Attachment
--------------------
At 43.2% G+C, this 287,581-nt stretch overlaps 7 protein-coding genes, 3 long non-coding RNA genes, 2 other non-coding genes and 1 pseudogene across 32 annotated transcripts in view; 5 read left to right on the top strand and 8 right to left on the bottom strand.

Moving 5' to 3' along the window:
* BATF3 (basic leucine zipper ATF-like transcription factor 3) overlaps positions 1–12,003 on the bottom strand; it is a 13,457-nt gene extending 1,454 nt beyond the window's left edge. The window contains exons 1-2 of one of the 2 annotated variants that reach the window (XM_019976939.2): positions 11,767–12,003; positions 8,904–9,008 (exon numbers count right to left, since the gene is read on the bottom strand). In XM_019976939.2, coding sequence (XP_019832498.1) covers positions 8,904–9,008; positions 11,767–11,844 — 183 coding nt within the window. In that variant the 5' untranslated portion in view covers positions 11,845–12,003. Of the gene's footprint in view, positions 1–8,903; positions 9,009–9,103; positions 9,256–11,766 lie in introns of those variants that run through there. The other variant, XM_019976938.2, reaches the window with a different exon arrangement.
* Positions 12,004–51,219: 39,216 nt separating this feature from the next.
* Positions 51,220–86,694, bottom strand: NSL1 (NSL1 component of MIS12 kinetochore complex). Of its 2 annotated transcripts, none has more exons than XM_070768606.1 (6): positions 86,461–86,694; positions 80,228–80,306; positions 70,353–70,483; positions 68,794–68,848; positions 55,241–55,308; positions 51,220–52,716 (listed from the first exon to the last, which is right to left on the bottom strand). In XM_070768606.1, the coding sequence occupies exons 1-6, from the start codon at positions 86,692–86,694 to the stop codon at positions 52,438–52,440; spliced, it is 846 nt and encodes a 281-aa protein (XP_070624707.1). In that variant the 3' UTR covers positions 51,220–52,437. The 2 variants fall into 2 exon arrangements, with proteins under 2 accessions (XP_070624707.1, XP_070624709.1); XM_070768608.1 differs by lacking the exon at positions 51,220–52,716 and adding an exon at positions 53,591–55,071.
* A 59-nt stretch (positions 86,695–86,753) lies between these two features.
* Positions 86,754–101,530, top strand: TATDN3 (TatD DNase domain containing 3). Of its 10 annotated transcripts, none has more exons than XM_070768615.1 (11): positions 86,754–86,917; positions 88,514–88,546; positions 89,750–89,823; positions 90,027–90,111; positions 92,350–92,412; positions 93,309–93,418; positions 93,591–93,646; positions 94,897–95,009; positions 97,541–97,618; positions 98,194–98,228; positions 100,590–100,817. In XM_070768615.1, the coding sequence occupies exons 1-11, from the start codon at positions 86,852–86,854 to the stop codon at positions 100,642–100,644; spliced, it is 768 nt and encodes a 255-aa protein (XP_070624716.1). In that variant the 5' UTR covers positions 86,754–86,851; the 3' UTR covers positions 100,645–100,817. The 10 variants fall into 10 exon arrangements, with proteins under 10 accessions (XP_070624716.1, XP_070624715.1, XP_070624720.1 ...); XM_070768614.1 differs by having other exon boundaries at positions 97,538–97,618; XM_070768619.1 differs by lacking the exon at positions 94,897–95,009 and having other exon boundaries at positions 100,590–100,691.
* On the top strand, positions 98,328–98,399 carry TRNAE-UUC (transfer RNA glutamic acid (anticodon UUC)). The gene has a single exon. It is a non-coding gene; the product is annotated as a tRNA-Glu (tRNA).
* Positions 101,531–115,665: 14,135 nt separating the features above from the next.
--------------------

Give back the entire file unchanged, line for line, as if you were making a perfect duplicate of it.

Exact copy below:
At 43.2% G+C, this 287,581-nt stretch overlaps 7 protein-coding genes, 3 long non-coding RNA genes, 2 other non-coding genes and 1 pseudogene across 32 annotated transcripts in view; 5 read left to right on the top strand and 8 right to left on the bottom strand.

Moving 5' to 3' along the window:
* BATF3 (basic leucine zipper ATF-like transcription factor 3) overlaps positions 1–12,003 on the bottom strand; it is a 13,457-nt gene extending 1,454 nt beyond the window's left edge. The window contains exons 1-2 of one of the 2 annotated variants that reach the window (XM_019976939.2): positions 11,767–12,003; positions 8,904–9,008 (exon numbers count right to left, since the gene is read on the bottom strand). In XM_019976939.2, coding sequence (XP_019832498.1) covers positions 8,904–9,008; positions 11,767–11,844 — 183 coding nt within the window. In that variant the 5' untranslated portion in view covers positions 11,845–12,003. Of the gene's footprint in view, positions 1–8,903; positions 9,009–9,103; positions 9,256–11,766 lie in introns of those variants that run through there. The other variant, XM_019976938.2, reaches the window with a different exon arrangement.
* Positions 12,004–51,219: 39,216 nt separating this feature from the next.
* Positions 51,220–86,694, bottom strand: NSL1 (NSL1 component of MIS12 kinetochore complex). Of its 2 annotated transcripts, none has more exons than XM_070768606.1 (6): positions 86,461–86,694; positions 80,228–80,306; positions 70,353–70,483; positions 68,794–68,848; positions 55,241–55,308; positions 51,220–52,716 (listed from the first exon to the last, which is right to left on the bottom strand). In XM_070768606.1, the coding sequence occupies exons 1-6, from the start codon at positions 86,692–86,694 to the stop codon at positions 52,438–52,440; spliced, it is 846 nt and encodes a 281-aa protein (XP_070624707.1). In that variant the 3' UTR covers positions 51,220–52,437. The 2 variants fall into 2 exon arrangements, with proteins under 2 accessions (XP_070624707.1, XP_070624709.1); XM_070768608.1 differs by lacking the exon at positions 51,220–52,716 and adding an exon at positions 53,591–55,071.
* A 59-nt stretch (positions 86,695–86,753) lies between these two features.
* Positions 86,754–101,530, top strand: TATDN3 (TatD DNase domain containing 3). Of its 10 annotated transcripts, none has more exons than XM_070768615.1 (11): positions 86,754–86,917; positions 88,514–88,546; positions 89,750–89,823; positions 90,027–90,111; positions 92,350–92,412; positions 93,309–93,418; positions 93,591–93,646; positions 94,897–95,009; positions 97,541–97,618; positions 98,194–98,228; positions 100,590–100,817. In XM_070768615.1, the coding sequence occupies exons 1-11, from the start codon at positions 86,852–86,854 to the stop codon at positions 100,642–100,644; spliced, it is 768 nt and encodes a 255-aa protein (XP_070624716.1). In that variant the 5' UTR covers positions 86,754–86,851; the 3' UTR covers positions 100,645–100,817. The 10 variants fall into 10 exon arrangements, with proteins under 10 accessions (XP_070624716.1, XP_070624715.1, XP_070624720.1 ...); XM_070768614.1 differs by having other exon boundaries at positions 97,538–97,618; XM_070768619.1 differs by lacking the exon at positions 94,897–95,009 and having other exon boundaries at positions 100,590–100,691.
* On the top strand, positions 98,328–98,399 carry TRNAE-UUC (transfer RNA glutamic acid (anticodon UUC)). The gene has a single exon. It is a non-coding gene; the product is annotated as a tRNA-Glu (tRNA).
* Positions 101,531–115,665: 14,135 nt separating the features above from the next.